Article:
Findings & Forecasts 03/07/2012

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by Patrick Wood


The Fed­eral Reserve is scared to death of defla­tion. I have been waiting for responses from the Feb. 29th head­line, “Bernanke warns law­makers country headed for ‘mas­sive fiscal cliff’”, but there has been none. As rad­ical as that sounds, wouldn’t you think that it would start a national discussion?

According to Bernanke,

“Under cur­rent law, on Jan. 1, 2013, there’s going to be a mas­sive fiscal cliff of large spending cuts and tax increases… I hope that Con­gress will look at that and figure out ways to achieve the same long-run fiscal improve­ment without having it all happen at one date… All those things are hit­ting on the same day, basi­cally. It’s quite a big event.”

The idea is this: The com­bi­na­tion of higher taxes plus reduced gov­ern­ment spending will push the economy off the cliff. When con­sumers don’t spend, gov­ern­ment must make up the dif­fer­ence. This is exactly why the Fed has encour­aged gov­ern­ment spending over the last 3 years. Increased spending is the only remedy for deflation.

The Fed was orig­i­nally cre­ated to stim­u­late and con­trol infla­tion, and it has many tools at its dis­posal to do so. How­ever, there have never been tools or poli­cies that would con­trol or mit­i­gate deflation.

Bernanke is too late in expressing these sen­ti­ments. The forces of defla­tion are already in con­trol and cannot be nul­li­fied by any means except for let­ting it run its course. Still, the thought of a “mas­sive fiscal cliff” is a per­fect descrip­tion of what is ahead.

The uni­ver­sity system (thanks to gov­ern­ment enable­ment) is bank­rupting an entire gen­er­a­tion of young people even before they get a chance to be pro­duc­tive in the work­force. Stu­dent loan bal­ances at the end of Q3 2011 were mea­sur­ably higher than either total credit card debt or total auto loans ($870 bil­lion vs. $693 and $730 bil­lion). Of those who are out of school and need to make pay­ments, 27 per­cent are past due. While the average bal­ance per overall stu­dent (former and cur­rent) is $23,300, recent grad­u­ates are walking into life with bal­ances exceeding $100,000.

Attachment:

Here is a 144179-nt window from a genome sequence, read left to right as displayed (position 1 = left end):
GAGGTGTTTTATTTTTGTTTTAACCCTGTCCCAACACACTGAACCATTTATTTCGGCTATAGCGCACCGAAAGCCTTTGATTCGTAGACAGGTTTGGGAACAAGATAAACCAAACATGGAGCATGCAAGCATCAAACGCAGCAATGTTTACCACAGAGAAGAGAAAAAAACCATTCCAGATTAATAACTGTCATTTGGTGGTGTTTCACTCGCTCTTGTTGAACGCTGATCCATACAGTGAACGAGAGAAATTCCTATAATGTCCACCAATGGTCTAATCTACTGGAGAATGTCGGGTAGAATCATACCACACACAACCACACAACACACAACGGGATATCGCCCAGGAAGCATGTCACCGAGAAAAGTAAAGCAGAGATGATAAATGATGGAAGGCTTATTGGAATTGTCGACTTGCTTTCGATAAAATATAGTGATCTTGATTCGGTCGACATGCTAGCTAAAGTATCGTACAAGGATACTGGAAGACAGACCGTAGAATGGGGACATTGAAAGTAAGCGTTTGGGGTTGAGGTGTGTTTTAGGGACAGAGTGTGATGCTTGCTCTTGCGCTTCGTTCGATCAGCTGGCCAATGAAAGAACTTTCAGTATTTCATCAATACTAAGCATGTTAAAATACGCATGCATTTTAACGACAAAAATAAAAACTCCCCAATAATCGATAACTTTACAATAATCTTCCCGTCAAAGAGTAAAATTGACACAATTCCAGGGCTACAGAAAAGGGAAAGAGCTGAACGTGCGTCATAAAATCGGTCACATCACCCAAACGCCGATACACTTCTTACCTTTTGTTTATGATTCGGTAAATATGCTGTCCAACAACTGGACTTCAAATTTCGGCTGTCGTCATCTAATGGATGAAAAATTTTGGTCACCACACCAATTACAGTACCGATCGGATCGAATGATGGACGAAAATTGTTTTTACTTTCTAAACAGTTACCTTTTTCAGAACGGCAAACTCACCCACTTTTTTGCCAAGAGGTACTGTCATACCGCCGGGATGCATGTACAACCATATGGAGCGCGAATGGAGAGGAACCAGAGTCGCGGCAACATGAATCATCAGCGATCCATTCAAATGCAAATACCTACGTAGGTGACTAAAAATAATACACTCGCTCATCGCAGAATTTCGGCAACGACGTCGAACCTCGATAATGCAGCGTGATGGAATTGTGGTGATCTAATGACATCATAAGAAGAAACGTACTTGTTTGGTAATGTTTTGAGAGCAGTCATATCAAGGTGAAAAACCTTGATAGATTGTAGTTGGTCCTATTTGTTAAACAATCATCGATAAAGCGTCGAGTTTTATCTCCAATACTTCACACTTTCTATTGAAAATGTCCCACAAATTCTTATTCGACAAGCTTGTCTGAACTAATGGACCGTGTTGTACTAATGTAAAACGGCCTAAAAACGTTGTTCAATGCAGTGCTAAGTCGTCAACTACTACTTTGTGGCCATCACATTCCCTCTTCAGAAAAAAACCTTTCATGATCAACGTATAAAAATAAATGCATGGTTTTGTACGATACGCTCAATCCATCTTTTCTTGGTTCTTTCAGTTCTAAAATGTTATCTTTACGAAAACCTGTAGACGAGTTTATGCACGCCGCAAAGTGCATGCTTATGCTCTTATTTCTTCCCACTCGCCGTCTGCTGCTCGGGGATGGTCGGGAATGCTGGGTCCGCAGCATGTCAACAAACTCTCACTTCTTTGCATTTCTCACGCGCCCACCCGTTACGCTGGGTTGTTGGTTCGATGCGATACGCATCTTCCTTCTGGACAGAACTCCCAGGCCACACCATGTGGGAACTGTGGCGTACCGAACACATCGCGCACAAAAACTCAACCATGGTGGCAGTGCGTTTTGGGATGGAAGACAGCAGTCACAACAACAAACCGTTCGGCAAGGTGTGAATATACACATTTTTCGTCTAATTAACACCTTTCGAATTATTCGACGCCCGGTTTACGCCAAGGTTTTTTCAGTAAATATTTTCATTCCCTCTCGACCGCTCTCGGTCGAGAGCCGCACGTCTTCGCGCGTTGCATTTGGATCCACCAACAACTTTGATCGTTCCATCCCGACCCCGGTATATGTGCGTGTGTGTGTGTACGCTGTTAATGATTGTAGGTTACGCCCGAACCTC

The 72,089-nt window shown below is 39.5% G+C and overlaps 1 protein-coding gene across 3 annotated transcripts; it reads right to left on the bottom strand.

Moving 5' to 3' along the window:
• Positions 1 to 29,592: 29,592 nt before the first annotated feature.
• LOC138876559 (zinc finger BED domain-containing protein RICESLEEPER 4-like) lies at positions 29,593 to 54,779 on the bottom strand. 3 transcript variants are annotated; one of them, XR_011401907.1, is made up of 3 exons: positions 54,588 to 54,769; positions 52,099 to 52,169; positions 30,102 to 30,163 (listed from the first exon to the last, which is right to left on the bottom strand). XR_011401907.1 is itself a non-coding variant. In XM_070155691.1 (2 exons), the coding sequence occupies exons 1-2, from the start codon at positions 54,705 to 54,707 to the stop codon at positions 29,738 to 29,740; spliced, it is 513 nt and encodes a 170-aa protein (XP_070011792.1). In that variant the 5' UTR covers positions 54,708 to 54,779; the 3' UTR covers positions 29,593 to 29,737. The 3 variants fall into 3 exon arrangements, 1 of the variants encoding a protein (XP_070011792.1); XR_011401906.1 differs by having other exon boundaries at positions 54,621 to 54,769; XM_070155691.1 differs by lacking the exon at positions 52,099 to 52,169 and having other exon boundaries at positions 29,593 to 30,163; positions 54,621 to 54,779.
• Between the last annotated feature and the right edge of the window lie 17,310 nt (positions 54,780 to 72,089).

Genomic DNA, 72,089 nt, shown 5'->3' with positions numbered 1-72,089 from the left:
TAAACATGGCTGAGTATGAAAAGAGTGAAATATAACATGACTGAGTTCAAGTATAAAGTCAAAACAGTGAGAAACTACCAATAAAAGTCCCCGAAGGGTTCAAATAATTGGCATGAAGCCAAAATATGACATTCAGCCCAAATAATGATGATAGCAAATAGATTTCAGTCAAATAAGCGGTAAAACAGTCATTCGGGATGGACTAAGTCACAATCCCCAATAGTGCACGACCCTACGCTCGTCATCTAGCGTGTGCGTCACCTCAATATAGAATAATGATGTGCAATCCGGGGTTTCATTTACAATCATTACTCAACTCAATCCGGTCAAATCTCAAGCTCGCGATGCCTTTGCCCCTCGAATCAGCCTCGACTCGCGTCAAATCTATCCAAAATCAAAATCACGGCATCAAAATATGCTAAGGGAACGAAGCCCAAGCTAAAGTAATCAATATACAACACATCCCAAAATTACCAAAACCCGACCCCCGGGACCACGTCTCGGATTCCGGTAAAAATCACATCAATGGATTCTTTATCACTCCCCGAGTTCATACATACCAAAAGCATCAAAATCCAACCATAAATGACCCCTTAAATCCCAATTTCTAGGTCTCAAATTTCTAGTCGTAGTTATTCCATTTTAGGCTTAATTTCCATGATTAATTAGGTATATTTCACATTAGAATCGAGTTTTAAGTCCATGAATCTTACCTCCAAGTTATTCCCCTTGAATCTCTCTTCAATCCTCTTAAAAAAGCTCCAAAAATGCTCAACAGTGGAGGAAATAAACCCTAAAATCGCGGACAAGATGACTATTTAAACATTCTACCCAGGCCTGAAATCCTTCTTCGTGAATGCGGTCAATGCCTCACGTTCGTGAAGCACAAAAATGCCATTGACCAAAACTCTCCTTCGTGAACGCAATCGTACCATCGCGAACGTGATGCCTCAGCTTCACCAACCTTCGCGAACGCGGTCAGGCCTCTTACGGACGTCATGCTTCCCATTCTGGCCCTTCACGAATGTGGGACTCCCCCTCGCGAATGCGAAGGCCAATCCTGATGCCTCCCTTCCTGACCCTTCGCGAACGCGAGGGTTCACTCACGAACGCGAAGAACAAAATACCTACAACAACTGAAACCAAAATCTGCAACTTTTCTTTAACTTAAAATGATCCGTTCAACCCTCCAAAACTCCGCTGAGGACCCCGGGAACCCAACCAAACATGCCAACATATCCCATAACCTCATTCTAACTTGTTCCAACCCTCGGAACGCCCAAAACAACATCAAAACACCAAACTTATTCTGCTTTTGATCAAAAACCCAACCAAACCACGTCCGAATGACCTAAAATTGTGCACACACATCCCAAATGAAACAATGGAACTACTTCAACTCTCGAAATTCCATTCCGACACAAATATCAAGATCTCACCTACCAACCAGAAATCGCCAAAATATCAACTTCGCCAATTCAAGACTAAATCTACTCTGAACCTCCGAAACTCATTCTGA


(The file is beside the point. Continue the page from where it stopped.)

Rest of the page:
Except for mag­ni­tude, the stu­dent debt debacle is just as severe as the sub-prime debt crisis of 2006 – 2008. Unem­ploy­ment among this young gen­er­a­tion is double the overall unem­ploy­ment rate, making it vir­tu­ally impos­sible for most to retire their debts in the first 10 years of post-college life.

It should be noted that the edu­ca­tion system in America is a busi­ness monopoly. No com­pe­ti­tion is allowed and price increases cannot be resisted. Politi­cians have cap­i­tal­ized on this by cre­ating a web of debt to create com­plete depen­dence upon government.


Tuesday’s sharp drop in stocks and metals are sig­naling that the next phase of the bear is in force. In stocks, 90 per­cent were down with 90 per­cent of volume being down volume. All the major aver­ages have now expe­ri­enced drops out of their respec­tive chan­nels. In the S&P 500, the upward wedge has clearly been ter­mi­nated. In the NASDAQ 100, it has clearly fallen out of its steep upward channel.

The above chart shows how the NASDAQ 100 bumped up against its longer-term top trend line prior to reversing sharply.

More impor­tantly, the NASDAQ, DJIA, S&P 500 and Rus­sell 2000 have all dis­played impul­sive 5-wave pat­terns down, indi­cating a change of trend. If this were not the case, we would have seen a 3-wave cor­rec­tion before resuming the uptrend.

The dollar has ral­lied strongly and has com­pleted a clear 5-wave advance, con­firming a change of trend direction.

Gold and silver both broke sharply on Tuesday, con­firming Prechter’s “All-the-same” market theory. As stocks work lower, metals and com­modi­ties will follow. In par­tic­ular, watch for sharp drops in oil as well.

For anyone invested (long) in stocks, metals or com­modi­ties, there is a very serious risk of cap­ital loss straight ahead. Although no market moves in a straight line, prices should be con­sid­er­ably lower by year end. My loose tar­gets for the next 12 months or so are as fol­lows: Silver — low $20’s; gold — $1,300-$1,400; DJIA — 8,000 – 8,300; oil — $75/bbl.; US dollar — 88 – 90.  It is too early in the decline to offer mea­sured or cal­cu­lated tar­gets, but after the first inter­me­diate wave down is com­pleted, I will take a closer look.

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